You have the following accreditations:

  • FIFA Quality Approved;
  • FIFA Quality Inspected; and
  • International Match Standard

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You can see how each badge looks in the image below:

Manufacturers are required to submit a total of 7 soccer balls if they are applying to receive “FIFA Inspected” status, whilst they would need to submit 10 samples if they wanted the much more coveted “FIFA Approved” logo printed on their soccer balls.

On the other hand, the “International Match Standard” qualification is less demanding than the former two.

Once a soccer ball completes FIFA’s testing procedures and passes the checks successfully, it is awarded a mark of quality based on how well it performed within the period of testing.

For example, a soccer ball that has a “FIFA Approved” badge on it would have had to experience a loss in air pressure of up to 20% during the testing process, whereas the acceptable pressure loss for a “FIFA Inspected” is as much as 25%.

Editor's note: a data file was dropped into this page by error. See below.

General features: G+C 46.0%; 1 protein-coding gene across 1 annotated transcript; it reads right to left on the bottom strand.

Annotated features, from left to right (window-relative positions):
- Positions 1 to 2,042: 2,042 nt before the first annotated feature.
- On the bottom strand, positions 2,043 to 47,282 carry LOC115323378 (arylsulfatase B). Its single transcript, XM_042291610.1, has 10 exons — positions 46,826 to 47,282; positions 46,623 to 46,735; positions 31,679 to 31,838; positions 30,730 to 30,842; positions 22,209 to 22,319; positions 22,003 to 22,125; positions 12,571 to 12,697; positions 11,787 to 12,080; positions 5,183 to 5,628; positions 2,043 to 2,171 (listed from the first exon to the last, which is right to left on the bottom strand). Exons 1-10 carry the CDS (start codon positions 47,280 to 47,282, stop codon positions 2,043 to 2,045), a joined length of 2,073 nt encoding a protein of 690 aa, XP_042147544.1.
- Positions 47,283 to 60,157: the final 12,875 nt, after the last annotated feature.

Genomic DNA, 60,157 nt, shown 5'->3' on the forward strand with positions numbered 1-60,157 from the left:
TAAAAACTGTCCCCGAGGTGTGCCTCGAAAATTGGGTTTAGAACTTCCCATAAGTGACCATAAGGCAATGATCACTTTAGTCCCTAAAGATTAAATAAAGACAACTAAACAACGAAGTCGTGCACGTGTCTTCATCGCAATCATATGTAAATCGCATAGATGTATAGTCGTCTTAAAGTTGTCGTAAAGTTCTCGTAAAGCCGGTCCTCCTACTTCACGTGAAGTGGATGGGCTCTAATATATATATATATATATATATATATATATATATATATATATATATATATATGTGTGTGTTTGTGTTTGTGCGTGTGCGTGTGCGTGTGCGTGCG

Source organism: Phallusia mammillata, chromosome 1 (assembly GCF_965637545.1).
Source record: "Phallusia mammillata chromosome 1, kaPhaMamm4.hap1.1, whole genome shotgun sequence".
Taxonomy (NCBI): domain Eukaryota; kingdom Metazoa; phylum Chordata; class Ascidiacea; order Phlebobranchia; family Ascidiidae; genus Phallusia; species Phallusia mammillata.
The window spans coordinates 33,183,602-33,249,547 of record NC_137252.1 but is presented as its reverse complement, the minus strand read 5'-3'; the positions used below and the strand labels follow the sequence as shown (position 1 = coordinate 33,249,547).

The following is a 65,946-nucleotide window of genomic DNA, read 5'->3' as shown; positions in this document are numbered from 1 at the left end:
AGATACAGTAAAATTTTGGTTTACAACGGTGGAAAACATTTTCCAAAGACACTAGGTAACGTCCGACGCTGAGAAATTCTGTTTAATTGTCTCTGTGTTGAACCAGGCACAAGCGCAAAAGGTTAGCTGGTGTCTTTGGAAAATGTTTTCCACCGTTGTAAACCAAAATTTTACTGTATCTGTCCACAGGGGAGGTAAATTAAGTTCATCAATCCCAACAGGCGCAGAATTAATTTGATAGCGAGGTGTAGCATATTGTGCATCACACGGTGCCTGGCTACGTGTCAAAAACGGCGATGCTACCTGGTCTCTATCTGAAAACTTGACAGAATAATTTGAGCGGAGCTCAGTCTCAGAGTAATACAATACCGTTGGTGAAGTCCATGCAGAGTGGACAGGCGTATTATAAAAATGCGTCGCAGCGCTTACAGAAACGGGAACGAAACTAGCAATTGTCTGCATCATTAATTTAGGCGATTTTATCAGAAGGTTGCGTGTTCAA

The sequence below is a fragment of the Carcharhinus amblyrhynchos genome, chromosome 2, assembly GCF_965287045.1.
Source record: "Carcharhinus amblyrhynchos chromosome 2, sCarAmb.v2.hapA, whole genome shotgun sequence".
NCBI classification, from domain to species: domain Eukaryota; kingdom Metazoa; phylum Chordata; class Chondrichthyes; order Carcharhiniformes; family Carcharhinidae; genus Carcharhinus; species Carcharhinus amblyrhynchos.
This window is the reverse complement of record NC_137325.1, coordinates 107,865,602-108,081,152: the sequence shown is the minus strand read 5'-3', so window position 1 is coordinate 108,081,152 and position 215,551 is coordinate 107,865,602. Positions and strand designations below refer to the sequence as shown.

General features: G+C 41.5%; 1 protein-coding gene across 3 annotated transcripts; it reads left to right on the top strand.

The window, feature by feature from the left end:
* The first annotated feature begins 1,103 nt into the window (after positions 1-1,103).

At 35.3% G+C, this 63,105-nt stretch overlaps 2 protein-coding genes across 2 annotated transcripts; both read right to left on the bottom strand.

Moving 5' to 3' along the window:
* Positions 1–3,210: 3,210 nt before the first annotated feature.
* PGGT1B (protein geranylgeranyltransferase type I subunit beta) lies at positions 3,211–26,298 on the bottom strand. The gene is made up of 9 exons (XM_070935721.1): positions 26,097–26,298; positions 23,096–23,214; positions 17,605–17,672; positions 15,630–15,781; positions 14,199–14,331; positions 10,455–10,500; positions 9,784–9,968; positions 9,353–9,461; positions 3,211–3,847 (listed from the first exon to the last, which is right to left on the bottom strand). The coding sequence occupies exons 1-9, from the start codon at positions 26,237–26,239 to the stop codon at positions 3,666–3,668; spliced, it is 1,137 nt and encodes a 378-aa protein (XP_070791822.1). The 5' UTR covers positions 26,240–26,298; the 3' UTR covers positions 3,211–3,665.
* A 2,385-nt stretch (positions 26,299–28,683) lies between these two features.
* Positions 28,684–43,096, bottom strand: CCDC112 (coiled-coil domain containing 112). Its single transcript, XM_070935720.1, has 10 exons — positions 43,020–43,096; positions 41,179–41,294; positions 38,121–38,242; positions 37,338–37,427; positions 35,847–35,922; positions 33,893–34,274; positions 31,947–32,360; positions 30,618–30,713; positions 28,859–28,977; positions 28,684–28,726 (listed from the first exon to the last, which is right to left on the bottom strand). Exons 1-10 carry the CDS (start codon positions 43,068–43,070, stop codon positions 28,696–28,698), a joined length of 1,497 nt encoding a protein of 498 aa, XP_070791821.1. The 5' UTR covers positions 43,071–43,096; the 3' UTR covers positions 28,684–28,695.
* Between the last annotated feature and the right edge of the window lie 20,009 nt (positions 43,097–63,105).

Here’s a video which clears up the whole topic of FIFA’s Quality Programme:

Now that you’re aware of the targets that each soccer ball needs to obtain, let’s look at exactly which areas of performance they’re examined on.


What elements of the soccer ball are tested?


1. Circumference

In the preliminary test, the first three soccer balls will be conditioned for a 24-hour time period, after which they will be inflated to a specific pressure level.

At that point, the inspector will take measurements of the diameter for each ball at 10 defined points and see whether the figures line up with officially accepted standards.